The FW 190 was truly one of the world’s greatest aircraft designs, but what of the man responsible for it? I had the good fortune to interrogate Kurt Tank when he was captured and taken to London at the end of the war, and he proved to be very interesting. I was already aware of his particularly high standing in the upper echelons of the German Air Ministry. In 1938, because of his test-flying ability, they gave him the coveted title of Flugkapitän, and in January 1943, they designated him “Professor” because of his technical prowess.
Since we were both test pilots and because I spoke to him only in German, I felt we established a good rapport and he conversed freely. He obviously had no great love of politics and was totally immersed in military aviation; in fact, he asked me as many questions as I asked him. I was surprised by how active he had been in flight testing his designs, and I shared his conviction that this gave him an edge over other German designers.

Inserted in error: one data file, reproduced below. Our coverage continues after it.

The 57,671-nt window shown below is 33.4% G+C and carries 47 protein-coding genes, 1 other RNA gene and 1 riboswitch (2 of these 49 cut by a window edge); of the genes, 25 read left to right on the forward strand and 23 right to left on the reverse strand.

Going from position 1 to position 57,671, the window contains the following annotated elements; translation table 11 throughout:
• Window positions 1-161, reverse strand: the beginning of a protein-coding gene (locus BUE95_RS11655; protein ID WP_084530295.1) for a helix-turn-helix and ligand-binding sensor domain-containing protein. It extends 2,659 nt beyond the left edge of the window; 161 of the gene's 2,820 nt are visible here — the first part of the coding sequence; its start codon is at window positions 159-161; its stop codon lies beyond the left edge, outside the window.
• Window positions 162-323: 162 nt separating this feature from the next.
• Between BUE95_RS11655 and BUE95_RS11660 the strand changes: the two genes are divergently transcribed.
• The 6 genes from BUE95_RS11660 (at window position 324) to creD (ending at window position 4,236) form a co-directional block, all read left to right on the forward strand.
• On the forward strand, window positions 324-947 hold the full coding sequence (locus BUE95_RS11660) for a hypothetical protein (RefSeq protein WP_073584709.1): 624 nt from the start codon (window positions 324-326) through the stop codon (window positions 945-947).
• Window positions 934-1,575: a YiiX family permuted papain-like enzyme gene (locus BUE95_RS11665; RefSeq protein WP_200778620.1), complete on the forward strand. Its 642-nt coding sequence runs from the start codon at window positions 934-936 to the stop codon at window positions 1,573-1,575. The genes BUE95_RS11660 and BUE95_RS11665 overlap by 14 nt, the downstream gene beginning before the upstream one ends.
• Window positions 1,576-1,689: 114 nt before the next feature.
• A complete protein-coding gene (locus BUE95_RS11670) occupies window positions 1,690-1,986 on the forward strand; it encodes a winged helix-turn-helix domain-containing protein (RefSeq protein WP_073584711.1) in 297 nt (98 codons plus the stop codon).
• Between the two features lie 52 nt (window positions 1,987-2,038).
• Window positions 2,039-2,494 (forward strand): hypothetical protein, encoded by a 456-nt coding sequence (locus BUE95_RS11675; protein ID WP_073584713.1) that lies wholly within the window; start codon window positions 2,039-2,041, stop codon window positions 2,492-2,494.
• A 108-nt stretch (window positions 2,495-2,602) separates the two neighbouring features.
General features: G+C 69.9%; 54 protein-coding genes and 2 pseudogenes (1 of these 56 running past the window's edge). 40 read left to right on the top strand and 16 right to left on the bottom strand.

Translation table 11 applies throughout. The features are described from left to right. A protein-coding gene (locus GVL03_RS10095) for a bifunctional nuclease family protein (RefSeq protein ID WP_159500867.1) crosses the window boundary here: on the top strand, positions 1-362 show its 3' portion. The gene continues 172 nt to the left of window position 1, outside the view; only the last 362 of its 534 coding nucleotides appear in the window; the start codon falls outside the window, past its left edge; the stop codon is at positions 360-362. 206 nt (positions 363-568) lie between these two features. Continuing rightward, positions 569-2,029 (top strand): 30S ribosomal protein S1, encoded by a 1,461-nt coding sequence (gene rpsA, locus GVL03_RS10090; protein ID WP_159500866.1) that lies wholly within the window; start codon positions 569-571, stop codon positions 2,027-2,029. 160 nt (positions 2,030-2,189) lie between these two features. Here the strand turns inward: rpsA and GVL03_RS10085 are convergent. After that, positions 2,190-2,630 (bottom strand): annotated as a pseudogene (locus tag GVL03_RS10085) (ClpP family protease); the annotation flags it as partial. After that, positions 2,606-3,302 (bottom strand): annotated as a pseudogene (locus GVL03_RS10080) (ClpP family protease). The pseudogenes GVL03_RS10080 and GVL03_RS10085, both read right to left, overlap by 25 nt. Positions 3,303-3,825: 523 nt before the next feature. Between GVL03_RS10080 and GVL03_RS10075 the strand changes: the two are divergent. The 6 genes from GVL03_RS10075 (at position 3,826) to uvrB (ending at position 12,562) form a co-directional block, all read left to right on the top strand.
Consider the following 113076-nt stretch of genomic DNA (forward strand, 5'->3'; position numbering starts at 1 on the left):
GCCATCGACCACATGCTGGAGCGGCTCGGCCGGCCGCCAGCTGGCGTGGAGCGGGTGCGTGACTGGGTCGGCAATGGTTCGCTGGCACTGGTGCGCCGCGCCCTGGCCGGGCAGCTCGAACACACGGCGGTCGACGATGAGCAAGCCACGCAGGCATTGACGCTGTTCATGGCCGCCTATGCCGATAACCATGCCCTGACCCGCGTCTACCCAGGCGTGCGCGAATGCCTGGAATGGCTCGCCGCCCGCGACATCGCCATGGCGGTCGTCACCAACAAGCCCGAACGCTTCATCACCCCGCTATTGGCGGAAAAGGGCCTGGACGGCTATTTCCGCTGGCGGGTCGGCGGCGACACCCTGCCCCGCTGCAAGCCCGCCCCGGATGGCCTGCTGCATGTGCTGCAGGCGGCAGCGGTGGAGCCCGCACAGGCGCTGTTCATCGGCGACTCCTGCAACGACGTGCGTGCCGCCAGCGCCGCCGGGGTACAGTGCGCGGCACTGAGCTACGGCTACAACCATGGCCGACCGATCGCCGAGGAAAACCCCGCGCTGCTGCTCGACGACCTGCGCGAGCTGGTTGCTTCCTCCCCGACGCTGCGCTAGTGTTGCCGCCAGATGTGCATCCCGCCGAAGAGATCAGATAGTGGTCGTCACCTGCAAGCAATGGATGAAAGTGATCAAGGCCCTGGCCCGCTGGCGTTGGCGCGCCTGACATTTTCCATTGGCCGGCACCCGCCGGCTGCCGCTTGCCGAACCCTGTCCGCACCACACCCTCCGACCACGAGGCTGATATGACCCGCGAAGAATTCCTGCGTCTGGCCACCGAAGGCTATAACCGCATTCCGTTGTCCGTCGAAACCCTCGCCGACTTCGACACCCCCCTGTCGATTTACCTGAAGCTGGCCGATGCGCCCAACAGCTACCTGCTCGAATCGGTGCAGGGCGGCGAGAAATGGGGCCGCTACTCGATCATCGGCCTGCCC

I asked him how the Focke-Wulf company would have been affected if he had been killed on a test flight. He said his team was strong enough
to ensure the continuity of his standards, and he was particularly emphatic in his praise of his young aerodynamicist Hans Multhopp. Multhopp had a short postwar tenure with the scientific staff at RAE Farnborough, who were designing the first supersonic jet-powered aircraft for the British to flight-test—months before the Bell X-1; but this was canceled owing to massive postwar military-budget reductions.
Tank was keen to know what I thought of his special baby, the FW 190, and was delighted by my assessment; he heartily agreed that the Dora 9 was the pick of the bunch. He also asked many questions about the Spitfire and Mustang—obviously interested to see whether the reports of Luftwaffe test pilots at Rechlin on them were correct. Finally, he gave me some insight into his future design thinking and was enthusiastic about his ideas for a jet superiority fighter that he designated the “Ta 183 Flitzer” (“whizzer”) and for a turboprop strike fighter. I was impressed.–By Corky Meyer